The Basics of Virginia Beach Divorce
There is a lot involved in a Virginia Beach divorce, and understanding how the process works will make it much easier for you when you need to make decisions about ending your marriage. Here, we will explain the basics of getting a divorce in Virginia Beach.
Virginia Beach Divorce Law
To file for divorce in Virginia, either you or your spouse must be a state resident for six months. Those in the military who are stationed in Virginia also qualify.
There are several grounds, or reasons, for divorce in Virginia. Either you or your spouse can claim irreconcilable differences, as long as you have been separated for a year, or six months if you don’t have any minor children. This is called a no-fault divorce.
Either one of you can seek a fault-based divorce. In Virginia, grounds for a fault-based divorce include:
- Adultery, including homosexuality
- Conviction of a felony after the marriage, with imprisonment for one year
- Cruelty that causes a reasonable fear of physical harm
- Willful desertion for one year
Marital property is divided “equitably” in your divorce. This doesn’t mean equally, just fairly. You get to keep any separate property, which can include property you acquired before you got married, and gifts and inheritances you received while you were married.
Marital property can include pensions, profit-sharing or deferred compensation or retirement plans that either spouse during the marriage.
Spousal support, or alimony, isn’t guaranteed. The court will decide temporary or permanent spousal support on a case by case basis.
Child Support & Custody in a Virginia Beach Divorce
If you have minor children, custody, visitation and child support will be a part of your divorce case. In Virginia, the courts will decide custody based on the best interests of the child. Neither parent is presumed to have custody, and the courts will try to arrange for frequent and continuing contact with both parents, when that is appropriate. In a Virginia Beach divorce, the judge could award joint or sole custody.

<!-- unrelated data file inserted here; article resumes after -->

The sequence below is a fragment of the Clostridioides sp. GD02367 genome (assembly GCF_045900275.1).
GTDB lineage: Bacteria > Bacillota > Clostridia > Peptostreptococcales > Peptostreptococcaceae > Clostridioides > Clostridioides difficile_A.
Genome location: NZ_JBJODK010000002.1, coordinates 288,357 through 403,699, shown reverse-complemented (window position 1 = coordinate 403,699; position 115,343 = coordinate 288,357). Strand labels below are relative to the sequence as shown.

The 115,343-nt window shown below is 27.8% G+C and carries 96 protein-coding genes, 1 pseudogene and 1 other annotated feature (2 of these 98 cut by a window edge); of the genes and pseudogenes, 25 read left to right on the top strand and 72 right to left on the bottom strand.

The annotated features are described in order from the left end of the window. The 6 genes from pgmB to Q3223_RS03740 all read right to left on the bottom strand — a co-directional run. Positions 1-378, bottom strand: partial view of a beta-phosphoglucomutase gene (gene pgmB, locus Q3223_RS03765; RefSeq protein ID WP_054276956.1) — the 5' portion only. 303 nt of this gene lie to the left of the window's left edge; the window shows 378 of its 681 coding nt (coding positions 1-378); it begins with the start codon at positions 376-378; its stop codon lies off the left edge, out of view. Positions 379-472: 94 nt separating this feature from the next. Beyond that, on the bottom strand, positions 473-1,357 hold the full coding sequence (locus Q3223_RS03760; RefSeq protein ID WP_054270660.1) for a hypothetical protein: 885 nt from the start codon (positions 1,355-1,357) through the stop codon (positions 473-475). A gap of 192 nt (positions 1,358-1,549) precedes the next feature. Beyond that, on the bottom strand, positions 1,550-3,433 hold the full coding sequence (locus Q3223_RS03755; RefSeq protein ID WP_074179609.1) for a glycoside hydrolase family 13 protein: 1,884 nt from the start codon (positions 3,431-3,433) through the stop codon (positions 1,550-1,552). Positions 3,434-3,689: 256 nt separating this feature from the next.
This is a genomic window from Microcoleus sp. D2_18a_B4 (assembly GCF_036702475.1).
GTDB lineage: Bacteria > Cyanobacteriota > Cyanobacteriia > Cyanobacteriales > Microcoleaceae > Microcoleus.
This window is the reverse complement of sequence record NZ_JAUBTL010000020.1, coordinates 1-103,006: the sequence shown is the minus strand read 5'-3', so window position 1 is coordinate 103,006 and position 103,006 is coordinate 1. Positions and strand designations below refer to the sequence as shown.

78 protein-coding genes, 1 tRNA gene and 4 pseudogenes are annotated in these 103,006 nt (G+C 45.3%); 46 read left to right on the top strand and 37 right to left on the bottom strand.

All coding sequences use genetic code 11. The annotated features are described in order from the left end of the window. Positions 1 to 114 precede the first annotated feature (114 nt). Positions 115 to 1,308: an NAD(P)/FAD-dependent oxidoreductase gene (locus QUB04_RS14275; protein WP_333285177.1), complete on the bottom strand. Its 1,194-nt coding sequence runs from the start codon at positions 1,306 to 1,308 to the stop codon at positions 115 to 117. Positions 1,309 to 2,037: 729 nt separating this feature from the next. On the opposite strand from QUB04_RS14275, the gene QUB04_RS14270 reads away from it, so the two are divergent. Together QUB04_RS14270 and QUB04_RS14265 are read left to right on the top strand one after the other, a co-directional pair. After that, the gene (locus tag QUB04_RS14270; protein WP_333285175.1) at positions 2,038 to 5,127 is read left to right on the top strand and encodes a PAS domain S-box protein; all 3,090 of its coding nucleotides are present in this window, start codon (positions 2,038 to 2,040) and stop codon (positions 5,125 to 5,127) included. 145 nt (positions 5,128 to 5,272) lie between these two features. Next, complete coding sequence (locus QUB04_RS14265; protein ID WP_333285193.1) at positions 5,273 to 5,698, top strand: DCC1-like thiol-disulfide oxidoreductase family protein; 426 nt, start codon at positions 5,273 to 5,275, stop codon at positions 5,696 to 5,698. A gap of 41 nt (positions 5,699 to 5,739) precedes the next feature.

The courts will also decide child support payments as part of your divorce process.
The Virginia Divorce Process
Once you hire your Virginia Beach divorce attorney, you can begin the process. In Virginia, that starts when you or your spouse files the Complaint for Divorce with the Virginia Beach Circuit Court or other relevant jurisdiction. Your spouse then has a chance to respond.
If you and your spouse can agree on all the major issues, like custody and dividing up your property, your divorce can be finalized without a trial. If that’s not the case in your divorce, the next step may likely be a court hearing where a judge will issue temporary court orders, often for temporary child support, spousal support and visitation.
You and your spouse will then exchange information and documents, in a phase called discovery. Once discovery is done, the trial date for your divorce hearing is set. Custody decisions often take place separately.
Depending on your Virginia Beach divorce, you may have the chance to go into a negotiation or mediation to attempt to amicably solve some of your disagreements.
How long your divorce takes often depends on how much the two of you disagree on the terms of your divorce, either over property, child custody, support or other issues. A contested divorce may take 18 months to two years. An uncontested divorce can take one to two months, once you and your spouse have passed the waiting period.
Once the final hearing for your divorce has been conducted and all the appropriate paperwork submitted and approved by the court, your divorce will be finalized.
You don’t need to have an attorney to assist you through the divorce process, but it’s usually a good idea to consult with divorce lawyers in Virginia Beach before or during the process. Attorneys can explain how divorce works and suggest options you may not have considered. Hiring an attorney doesn’t mean you can’t still have an amicable divorce.
Either way, once you understand the basics of your Virginia Beach divorce, you will be better able to decide when and how to proceed.